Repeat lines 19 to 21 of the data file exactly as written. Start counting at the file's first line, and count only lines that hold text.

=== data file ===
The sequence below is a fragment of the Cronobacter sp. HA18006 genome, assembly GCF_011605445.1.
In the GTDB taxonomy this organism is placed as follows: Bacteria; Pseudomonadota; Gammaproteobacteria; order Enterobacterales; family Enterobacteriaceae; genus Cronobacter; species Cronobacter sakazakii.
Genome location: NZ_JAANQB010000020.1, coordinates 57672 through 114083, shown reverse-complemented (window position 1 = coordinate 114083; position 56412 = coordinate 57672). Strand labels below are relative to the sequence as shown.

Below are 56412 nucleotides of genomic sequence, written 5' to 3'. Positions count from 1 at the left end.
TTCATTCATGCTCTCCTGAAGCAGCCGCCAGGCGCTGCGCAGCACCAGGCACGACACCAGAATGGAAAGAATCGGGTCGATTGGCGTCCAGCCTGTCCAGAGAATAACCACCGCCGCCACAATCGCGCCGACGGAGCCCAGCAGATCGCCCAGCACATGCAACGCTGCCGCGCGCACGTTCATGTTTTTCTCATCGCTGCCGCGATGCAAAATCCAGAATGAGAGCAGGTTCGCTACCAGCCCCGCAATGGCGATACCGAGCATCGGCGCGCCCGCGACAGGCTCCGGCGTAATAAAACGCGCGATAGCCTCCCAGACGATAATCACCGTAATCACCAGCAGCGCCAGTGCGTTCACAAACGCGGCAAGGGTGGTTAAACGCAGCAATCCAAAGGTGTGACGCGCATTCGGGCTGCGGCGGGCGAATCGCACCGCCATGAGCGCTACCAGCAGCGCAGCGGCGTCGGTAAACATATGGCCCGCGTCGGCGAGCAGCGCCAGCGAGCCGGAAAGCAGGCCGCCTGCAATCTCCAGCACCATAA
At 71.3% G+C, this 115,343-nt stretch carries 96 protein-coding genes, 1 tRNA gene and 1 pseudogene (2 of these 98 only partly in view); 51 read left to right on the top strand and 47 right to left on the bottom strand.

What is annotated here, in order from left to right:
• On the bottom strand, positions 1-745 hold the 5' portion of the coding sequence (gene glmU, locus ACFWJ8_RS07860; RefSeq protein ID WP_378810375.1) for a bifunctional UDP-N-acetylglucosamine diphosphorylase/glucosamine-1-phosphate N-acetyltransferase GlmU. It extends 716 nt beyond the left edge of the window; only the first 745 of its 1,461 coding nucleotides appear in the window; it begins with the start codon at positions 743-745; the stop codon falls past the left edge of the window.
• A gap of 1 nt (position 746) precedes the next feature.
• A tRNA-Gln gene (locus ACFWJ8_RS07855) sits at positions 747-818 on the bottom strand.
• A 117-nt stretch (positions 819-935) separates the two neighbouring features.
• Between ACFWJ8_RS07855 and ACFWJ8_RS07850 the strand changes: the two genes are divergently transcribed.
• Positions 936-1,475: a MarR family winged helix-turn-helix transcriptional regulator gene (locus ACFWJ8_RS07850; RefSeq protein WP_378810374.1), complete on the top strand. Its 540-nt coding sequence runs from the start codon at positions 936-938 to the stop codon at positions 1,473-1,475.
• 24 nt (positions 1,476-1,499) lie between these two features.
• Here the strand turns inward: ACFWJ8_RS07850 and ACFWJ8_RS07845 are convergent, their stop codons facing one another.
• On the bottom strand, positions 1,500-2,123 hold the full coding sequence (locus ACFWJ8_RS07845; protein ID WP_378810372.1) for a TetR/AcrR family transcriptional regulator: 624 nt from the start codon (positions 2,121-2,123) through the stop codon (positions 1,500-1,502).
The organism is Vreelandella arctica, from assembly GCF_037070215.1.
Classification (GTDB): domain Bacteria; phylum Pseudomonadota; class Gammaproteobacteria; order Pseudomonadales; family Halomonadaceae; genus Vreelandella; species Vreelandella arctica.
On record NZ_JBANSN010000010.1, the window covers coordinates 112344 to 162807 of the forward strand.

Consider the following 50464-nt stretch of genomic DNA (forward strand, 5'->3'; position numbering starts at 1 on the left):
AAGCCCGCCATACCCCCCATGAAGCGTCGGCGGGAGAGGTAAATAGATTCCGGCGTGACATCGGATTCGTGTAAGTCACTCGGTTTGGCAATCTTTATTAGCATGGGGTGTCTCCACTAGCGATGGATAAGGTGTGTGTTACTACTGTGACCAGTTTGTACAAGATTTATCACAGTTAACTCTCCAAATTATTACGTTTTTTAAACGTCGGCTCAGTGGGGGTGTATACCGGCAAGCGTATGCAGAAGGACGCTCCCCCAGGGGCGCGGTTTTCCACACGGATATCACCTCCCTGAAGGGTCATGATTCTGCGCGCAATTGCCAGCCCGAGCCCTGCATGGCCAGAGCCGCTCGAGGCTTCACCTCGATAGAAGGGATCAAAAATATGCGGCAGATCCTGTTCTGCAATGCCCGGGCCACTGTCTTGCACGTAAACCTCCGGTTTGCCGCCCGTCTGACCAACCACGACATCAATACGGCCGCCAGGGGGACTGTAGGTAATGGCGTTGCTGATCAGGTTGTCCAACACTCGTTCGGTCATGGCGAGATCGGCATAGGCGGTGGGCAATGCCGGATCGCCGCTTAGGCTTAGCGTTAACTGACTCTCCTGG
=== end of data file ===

On record NZ_JBANSN010000010.1, the window covers coordinates 112344 to 162807 of the forward strand.

Consider the following 50464-nt stretch of genomic DNA (forward strand, 5'->3'; position numbering starts at 1 on the left):
AAGCCCGCCATACCCCCCATGAAGCGTCGGCGGGAGAGGTAAATAGATTCCGGCGTGACATCGGATTCGTGTAAGTCACTCGGTTTGGCAATCTTTATTAGCATGGGGTGTCTCCACTAGCGATGGATAAGGTGTGTGTTACTACTGTGACCAGTTTGTACAAGATTTATCACAGTTAACTCTCCAAATTATTACGTTTTTTAAACGTCGGCTCAGTGGGGGTGTATACCGGCAAGCGTATGCAGAAGGACGCTCCCCCAGGGGCGCGGTTTTCCACACGGATATCACCTCCCTGAAGGGTCATGATTCTGCGCGCAATTGCCAGCCCGAGCCCTGCATGGCCAGAGCCGCTCGAGGCTTCACCTCGATAGAAGGGATCAAAAATATGCGGCAGATCCTGTTCTGCAATGCCCGGGCCACTGTCTTGCACGTAAACCTCCGGTTTGCCGCCCGTCTGACCAACCACGACATCAATACGGCCGCCAGGGGGACTGTAGGTAATGGCGTTGCTGATCAGGTTGTCCAACACTCGTTCGGTCATGGCGAGATCGGCATAGGCGGTGGGCAATGCCGGATCGCCGCTTAGGCTTAGCGTTAACTGACTCTCCTGG